Mousse 74 TIDBITS

Unlocking Structures, Key Inside: Win McCarthy

by Leonie Radine


In these times of confinement, with their imposed precarity, self-reflection, and nostalgia, Win McCarthy’s work seems timelier than ever. The New York-based artist was born in Brooklyn and has lived there ever since, witnessing many changes in the urban landscape and reflecting in his art on what it means to inhabit transfiguring spatial conditions. His works allow an intimate glimpse behind New York’s facades into the depth of its psyche, mirroring the multiplicity of the self and the bodies entangled in the antagonisms of our time. Looking at his poetic assemblages, one can easily get carried away by the minute details that constitute the whole—all bound by a common thread.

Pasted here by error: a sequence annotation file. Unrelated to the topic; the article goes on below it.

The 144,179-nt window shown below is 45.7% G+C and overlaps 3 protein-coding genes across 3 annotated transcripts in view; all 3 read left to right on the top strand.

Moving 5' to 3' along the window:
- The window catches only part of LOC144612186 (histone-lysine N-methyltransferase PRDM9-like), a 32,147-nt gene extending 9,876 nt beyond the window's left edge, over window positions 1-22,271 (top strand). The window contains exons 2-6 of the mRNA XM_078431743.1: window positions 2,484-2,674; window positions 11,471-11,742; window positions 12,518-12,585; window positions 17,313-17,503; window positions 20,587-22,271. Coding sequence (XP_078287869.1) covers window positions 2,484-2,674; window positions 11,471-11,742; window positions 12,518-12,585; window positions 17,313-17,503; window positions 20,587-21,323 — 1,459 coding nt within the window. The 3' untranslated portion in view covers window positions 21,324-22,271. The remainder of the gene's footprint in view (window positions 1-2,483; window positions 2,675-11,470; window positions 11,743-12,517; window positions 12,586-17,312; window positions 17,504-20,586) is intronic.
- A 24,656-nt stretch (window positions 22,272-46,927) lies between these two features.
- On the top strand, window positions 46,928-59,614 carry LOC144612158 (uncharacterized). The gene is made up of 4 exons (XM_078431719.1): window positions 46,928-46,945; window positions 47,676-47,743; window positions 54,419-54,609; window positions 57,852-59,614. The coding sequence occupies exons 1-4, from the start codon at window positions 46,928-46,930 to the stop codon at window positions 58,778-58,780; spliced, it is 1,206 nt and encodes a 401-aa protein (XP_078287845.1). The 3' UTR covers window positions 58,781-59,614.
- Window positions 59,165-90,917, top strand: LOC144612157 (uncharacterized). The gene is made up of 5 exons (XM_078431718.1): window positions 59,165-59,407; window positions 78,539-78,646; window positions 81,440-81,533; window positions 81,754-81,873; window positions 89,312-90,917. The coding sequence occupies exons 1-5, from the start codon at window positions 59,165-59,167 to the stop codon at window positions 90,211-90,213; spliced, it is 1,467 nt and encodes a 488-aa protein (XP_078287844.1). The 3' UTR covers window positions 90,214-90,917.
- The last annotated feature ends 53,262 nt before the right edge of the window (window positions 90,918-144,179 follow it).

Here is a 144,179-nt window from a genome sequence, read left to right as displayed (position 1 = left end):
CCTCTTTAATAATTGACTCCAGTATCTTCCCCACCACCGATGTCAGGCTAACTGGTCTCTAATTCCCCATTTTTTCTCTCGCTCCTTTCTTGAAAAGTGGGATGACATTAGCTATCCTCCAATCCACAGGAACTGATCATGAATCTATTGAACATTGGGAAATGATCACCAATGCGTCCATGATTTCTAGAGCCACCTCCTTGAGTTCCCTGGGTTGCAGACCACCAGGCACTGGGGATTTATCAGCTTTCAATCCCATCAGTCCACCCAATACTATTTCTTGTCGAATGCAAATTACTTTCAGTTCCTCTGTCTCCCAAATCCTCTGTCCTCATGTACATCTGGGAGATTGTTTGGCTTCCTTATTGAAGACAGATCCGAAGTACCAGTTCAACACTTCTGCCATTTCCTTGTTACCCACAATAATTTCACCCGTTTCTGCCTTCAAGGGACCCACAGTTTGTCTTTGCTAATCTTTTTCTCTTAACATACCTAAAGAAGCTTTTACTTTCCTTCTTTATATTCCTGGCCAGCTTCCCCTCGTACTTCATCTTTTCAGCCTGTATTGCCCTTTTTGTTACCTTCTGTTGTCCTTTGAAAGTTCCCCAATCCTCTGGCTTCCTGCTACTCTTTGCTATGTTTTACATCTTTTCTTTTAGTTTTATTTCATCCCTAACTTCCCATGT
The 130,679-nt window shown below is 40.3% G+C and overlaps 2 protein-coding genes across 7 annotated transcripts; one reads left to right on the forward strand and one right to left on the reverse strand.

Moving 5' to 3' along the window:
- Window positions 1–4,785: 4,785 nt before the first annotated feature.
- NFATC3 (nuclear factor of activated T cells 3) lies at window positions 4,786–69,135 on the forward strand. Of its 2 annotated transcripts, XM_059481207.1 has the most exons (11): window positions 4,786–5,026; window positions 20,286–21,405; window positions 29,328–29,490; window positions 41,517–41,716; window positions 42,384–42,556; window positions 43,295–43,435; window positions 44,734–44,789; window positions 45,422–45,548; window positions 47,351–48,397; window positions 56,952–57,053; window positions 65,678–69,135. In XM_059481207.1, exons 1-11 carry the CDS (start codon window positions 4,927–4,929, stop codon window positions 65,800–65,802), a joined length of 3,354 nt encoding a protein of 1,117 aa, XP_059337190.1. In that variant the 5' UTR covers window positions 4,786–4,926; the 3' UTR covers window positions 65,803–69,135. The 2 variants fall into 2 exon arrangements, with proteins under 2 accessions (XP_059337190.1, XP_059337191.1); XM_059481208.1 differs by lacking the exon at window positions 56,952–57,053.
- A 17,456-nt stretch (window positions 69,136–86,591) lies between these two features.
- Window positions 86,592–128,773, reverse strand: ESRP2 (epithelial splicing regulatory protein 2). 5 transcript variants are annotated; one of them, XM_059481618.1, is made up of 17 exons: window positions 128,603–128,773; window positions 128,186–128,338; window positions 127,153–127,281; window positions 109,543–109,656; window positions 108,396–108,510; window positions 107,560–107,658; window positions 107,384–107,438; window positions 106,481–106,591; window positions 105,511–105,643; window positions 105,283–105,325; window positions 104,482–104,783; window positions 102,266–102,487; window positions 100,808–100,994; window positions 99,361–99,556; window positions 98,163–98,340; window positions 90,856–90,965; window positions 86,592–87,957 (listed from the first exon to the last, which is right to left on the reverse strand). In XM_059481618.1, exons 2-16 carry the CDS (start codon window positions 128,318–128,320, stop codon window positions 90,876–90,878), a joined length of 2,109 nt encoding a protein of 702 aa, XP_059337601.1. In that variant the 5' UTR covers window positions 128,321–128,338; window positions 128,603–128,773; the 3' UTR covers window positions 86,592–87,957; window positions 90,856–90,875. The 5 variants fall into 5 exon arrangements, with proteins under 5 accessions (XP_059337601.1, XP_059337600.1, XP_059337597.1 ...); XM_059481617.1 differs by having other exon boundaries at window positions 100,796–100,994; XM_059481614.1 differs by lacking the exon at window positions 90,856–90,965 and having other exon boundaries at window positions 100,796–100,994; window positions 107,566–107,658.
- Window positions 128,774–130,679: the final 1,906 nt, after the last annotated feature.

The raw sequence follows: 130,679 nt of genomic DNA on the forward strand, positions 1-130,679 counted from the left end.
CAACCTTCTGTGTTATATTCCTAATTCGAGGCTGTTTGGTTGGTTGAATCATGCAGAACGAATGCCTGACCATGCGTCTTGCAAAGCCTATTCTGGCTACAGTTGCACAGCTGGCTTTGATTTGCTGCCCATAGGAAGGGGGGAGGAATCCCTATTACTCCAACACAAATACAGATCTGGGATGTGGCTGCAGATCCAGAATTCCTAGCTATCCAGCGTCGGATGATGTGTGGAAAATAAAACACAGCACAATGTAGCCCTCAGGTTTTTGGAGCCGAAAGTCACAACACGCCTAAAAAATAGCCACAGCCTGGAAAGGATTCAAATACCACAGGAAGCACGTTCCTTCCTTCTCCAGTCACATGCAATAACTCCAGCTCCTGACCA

It was in 2015, with McCarthy’s pivotal solo show Mouth, etc, at Off Vendome in New York, when self-scrutiny, or the slipperiness of self-representation, became the essential mode for all his future exhibitions. He started to explore the thresholds of recognition by pasting fragments of printed self-portraits on transparent, partly porous plastic sheeting. In various collages, which include drawings and diagrammatic schemes composed of words denoting facial features (for instance Diagrammatic [2015] and To Contort Itself [2015]), he disassembled his own image even further. By reducing himself to parts or putting the word “mouth” where it is recognized as an image of such, he investigated the interfaces and dissonances between what constitutes his being, how he is seen, and how he is described or represented.